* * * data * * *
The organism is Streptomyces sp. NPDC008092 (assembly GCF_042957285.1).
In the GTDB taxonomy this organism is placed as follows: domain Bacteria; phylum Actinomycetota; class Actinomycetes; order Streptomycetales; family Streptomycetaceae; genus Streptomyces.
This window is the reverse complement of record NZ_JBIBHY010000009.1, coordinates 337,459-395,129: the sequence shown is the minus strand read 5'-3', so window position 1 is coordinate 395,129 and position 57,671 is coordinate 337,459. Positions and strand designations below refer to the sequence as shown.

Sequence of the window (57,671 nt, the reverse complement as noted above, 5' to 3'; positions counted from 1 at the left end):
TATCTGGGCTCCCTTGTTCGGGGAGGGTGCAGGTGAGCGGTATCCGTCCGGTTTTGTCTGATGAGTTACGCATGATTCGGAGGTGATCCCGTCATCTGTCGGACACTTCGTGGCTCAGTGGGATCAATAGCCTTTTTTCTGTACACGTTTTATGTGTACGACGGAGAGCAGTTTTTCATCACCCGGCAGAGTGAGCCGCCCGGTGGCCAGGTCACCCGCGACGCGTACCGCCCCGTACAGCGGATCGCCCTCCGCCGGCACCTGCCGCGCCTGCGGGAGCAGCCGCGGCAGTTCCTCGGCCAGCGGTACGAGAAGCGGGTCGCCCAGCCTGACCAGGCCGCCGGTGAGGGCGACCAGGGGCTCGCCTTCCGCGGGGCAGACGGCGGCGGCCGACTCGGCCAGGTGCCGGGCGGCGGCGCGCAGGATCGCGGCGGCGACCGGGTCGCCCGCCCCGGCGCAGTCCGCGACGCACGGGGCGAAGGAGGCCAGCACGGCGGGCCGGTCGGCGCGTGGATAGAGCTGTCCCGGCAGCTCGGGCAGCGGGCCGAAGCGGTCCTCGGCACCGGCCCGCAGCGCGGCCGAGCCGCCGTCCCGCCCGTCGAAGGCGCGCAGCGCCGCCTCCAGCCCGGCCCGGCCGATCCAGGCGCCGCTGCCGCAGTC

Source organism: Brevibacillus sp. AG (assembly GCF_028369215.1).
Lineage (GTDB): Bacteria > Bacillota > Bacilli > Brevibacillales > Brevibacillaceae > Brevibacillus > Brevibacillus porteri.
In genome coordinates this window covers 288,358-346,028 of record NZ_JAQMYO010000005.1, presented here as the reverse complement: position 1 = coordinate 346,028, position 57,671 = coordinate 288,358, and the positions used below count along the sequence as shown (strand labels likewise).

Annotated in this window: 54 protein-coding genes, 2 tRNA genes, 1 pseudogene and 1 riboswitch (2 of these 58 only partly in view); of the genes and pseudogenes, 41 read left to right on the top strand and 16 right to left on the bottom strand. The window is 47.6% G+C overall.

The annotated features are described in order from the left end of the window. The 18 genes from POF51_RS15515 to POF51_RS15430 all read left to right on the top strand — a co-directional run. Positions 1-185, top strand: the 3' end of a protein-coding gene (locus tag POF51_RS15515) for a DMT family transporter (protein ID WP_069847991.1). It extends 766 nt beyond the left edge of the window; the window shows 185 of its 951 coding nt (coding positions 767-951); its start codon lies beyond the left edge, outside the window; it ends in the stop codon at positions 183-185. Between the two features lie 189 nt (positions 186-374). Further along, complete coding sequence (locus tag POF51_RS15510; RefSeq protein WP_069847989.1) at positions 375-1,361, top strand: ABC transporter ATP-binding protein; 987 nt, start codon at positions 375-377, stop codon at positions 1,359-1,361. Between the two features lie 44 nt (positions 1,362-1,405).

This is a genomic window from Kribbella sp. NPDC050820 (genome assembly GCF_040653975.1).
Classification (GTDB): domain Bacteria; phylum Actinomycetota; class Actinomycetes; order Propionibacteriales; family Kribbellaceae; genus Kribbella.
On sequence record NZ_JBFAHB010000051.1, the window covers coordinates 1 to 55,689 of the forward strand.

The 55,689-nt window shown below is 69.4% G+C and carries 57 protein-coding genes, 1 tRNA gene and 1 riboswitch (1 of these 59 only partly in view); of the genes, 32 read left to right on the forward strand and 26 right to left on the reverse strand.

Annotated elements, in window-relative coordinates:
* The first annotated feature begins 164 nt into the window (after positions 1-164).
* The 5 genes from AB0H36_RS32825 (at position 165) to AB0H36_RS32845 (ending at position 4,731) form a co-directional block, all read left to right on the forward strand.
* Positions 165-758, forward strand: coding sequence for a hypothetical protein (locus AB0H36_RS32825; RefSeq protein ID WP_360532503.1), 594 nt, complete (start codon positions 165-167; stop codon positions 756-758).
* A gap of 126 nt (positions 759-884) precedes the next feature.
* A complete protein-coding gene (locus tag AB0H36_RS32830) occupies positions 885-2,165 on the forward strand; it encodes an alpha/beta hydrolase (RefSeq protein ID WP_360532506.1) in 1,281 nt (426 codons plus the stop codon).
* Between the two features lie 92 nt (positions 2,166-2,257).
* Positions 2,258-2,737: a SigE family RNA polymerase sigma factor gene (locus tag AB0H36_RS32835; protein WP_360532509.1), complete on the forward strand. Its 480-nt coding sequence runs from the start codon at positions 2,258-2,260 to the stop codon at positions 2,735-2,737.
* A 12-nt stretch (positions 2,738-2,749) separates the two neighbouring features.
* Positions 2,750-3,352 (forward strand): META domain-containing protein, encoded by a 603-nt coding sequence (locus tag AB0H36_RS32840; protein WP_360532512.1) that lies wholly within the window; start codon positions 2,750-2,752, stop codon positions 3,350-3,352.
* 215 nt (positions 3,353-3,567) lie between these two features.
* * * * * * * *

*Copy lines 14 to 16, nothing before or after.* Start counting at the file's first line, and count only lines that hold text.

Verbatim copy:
The 55,689-nt window shown below is 69.4% G+C and carries 57 protein-coding genes, 1 tRNA gene and 1 riboswitch (1 of these 59 only partly in view); of the genes, 32 read left to right on the forward strand and 26 right to left on the reverse strand.

Annotated elements, in window-relative coordinates:
* The first annotated feature begins 164 nt into the window (after positions 1-164).